The Best Damn Baseball Game, Ever by G David Schwartz

It was the best damn baseball game I had ever attended. We lost ten to one. The sun was about a hundred and ten degrees, in the shade, of course. I ate too many hot dogs with too much relish.

I never had a better time in my life.

Schofield was off the injured list. Man, I wanted to see that game more than anything. The only problem was that I had to finish that boring Greenwood report before I had any time to myself.

“Have anything planned for tonight?” Mr. Martin said as he stuck his head in my cubby.

“Greenwood,” I said helplessly indicating the pile of papers stacked randomly on my desk.

“Good!” Mr. Martin said with venomous delight.

I was convinced Greenwood would have waited a week or two for the papers. But Martin thought expediency, whatever that was, required we have the papers ready bright and early Monday morning.

A few days advance notice would have been nice. But somebody, and I won’t mention any names, gold-bricked until the last minute, then promised all the glory for himself. Some lug would do all the sweatwork. That would be me.

The day could not have begun worse. The coffee machine failed to work. Then as a joke, Slater sent me to Xerox a picture of a coffee for McGruter. It wasn’t bad enough when the Xerox began spitting copies out of control, but Martin entered at the most frustrating moment. I really didn’t think he would deduct the cost of the machine from my paycheck. Still, for a guy like that, the threat was more important and the execution.

I shouldn’t use the word ‘execution.’

Then Myrtle went home sick leaving me with no one who could work the word processor to make sense of the papers I was going through. Not that it mattered. The fancy oriental brass tree fell and severed the lines, which connected the machine to the electrical outlet. No one could afford to lend me their word processor. It took most of the afternoon to run down the old-fashioned typewriter. Not that it mattered. The keys had rusted shut.

You can imagine my surprise when things suddenly began going right. Benson had to leave to meet his wife at the emergency room. This freed up not only his word processor but his secretary as well. Then I learned that people could type more than twenty-three words per minute.

Cynthia finished the report as quickly as I could edit the pages. We were done, miracle of miracles, before normal quitting time.

Martin stuck his head in the door a second time just before five o’clock. I was locking my desk.

“How’s it going?”

“Fine,” I said, “Greenwood report all finished and being delivered to your desk even as we speak.” I had keyed on the words ‘your desk’ because I thought his furniture would have more insight into the document than would he.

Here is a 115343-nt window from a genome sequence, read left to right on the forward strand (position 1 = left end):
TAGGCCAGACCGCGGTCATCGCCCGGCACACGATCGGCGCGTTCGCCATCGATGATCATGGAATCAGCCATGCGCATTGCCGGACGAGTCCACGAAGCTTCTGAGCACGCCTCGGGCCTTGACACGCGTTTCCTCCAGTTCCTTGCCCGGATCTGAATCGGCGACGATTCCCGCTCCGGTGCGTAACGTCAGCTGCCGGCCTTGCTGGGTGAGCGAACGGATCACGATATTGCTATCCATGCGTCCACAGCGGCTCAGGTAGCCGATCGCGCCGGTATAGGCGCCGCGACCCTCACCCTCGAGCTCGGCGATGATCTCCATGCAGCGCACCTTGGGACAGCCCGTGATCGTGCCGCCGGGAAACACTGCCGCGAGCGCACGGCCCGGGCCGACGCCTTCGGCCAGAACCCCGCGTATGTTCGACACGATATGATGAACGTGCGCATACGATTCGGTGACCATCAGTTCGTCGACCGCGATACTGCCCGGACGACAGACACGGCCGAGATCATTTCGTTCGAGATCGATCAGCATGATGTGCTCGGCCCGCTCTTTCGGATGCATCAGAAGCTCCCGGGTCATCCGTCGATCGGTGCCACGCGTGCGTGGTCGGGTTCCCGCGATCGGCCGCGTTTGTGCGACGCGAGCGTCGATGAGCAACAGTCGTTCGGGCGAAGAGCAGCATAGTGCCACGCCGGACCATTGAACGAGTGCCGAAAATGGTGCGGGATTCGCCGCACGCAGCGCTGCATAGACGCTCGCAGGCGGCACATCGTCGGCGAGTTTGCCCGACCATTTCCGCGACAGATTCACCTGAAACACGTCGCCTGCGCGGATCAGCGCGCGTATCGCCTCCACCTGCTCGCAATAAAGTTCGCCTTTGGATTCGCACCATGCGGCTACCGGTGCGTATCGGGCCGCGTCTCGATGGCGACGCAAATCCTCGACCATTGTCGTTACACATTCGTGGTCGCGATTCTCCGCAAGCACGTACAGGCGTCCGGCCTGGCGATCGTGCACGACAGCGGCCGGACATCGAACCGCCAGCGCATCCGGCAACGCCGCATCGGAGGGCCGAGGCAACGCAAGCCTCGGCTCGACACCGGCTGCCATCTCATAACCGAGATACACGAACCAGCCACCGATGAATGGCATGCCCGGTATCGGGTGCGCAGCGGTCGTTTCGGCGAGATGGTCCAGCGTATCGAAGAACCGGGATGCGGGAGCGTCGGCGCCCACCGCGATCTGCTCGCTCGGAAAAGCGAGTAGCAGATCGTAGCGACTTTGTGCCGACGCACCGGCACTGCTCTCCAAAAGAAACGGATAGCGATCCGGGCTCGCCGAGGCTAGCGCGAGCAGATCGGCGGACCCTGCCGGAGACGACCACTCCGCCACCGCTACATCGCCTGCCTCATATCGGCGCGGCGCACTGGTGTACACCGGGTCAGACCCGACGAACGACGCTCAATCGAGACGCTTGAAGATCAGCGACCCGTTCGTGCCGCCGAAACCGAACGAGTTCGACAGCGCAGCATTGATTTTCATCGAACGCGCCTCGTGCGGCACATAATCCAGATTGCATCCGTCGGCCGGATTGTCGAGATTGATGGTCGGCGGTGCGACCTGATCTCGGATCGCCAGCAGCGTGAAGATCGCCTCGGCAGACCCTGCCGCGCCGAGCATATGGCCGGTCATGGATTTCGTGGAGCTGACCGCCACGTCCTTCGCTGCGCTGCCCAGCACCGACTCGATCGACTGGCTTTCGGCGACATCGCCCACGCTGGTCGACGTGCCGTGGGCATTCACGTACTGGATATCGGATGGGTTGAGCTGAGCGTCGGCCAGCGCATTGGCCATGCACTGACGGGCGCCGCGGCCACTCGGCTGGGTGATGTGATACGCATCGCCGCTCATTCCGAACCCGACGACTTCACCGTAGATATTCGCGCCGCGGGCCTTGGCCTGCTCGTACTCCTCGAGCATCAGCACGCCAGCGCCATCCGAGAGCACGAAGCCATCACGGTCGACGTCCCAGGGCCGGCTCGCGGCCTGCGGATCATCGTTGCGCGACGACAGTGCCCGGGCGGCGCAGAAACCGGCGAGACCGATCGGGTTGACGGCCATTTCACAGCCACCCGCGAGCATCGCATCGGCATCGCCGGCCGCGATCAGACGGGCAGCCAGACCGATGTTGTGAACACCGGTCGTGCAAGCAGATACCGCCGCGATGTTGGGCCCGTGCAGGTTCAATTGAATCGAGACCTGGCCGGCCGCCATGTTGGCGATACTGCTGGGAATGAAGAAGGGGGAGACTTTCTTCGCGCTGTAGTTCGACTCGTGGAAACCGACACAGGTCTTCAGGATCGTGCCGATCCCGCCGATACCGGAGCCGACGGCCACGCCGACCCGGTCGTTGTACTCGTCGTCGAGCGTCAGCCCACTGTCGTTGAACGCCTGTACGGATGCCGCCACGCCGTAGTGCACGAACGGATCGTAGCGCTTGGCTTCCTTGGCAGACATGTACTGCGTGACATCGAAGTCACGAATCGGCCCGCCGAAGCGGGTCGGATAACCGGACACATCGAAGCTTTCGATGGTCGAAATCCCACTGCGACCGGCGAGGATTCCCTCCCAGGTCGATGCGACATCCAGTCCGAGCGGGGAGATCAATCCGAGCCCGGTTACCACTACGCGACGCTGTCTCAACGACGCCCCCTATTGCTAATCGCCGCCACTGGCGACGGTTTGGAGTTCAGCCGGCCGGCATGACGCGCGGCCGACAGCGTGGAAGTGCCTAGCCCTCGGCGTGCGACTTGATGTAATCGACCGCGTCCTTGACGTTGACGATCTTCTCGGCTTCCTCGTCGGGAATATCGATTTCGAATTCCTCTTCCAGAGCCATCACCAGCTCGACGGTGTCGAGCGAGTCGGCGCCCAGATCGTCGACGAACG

“Good,” he said with a grim sneer, “That means you can join the rest of us at the game.”

Yes, sir. That was the greatest day of my life. An inside pitch blasted Scofield’s elbow and sent him wincing to the ground. He had to be carried from the field on a stretcher. Vince Brady, left fielder for the visiting team, had hit a home run, a triple, a grand slam, and two doubles his first five appearances at bat. The beer was flat and warm. The brats and mets were cold. Large yellow stains formed under my favorite shirt, and I had to sit next to Martin.

Neither of us wanted to be seated next to one another, but that was the way the boys shuffled and juggled to the reserved seats next to third base. Ironically, Slater, McGruter, Sanders, Crawfield and the others were trying to jockey as close to Martin as they were able. Martin was jostled and bumped as we walked down the narrow steps. Finally, he was spun into me during my attempt to evade him.

We were shoved in the aisle and plopped next to one another. Between pitches, Martin made rather rude comments about my current and previous projects. Apparently he was oblivious to the terrible taste of the beer. He never really said anything about my ability, which rightfully he could only have applauded, but spoke about the stupidity of the assignments, attempting to imply guilt by association. This struck me as asinine inasmuch as he himself was the man who made the assignments. Between the innings, and while the other team batted, Martin simply pulverized me. I soon figured out that these were opportune times to visit the concession stand. By the ninth inning I was green with nausea, red with rage, purple with anxiety, orange with dullness, and blue with emotions.

That was when things began happening. Vince Brady was coming to bat. Bennington’s first pitch was fouled away, way back over our heads. Martin turned to me and said, “That’s how far our noses will be in the air if your Greenwood report ends up being stinko.” I responded with a humph. Bennington went into his stance, wound up, and threw a pitch, which was fouled a mile and a half to our right. “That’s how far out the door you will be if you screwed up that report.” I ignored him.

Bennington eyed Brady. He went into motion, throwing a fastball. Brady swung late and the ball popped high into the air.

“That’s how high you well be booted if…”

The ball came down right on Martin’s head. That was the greatest day in the history of the universe.

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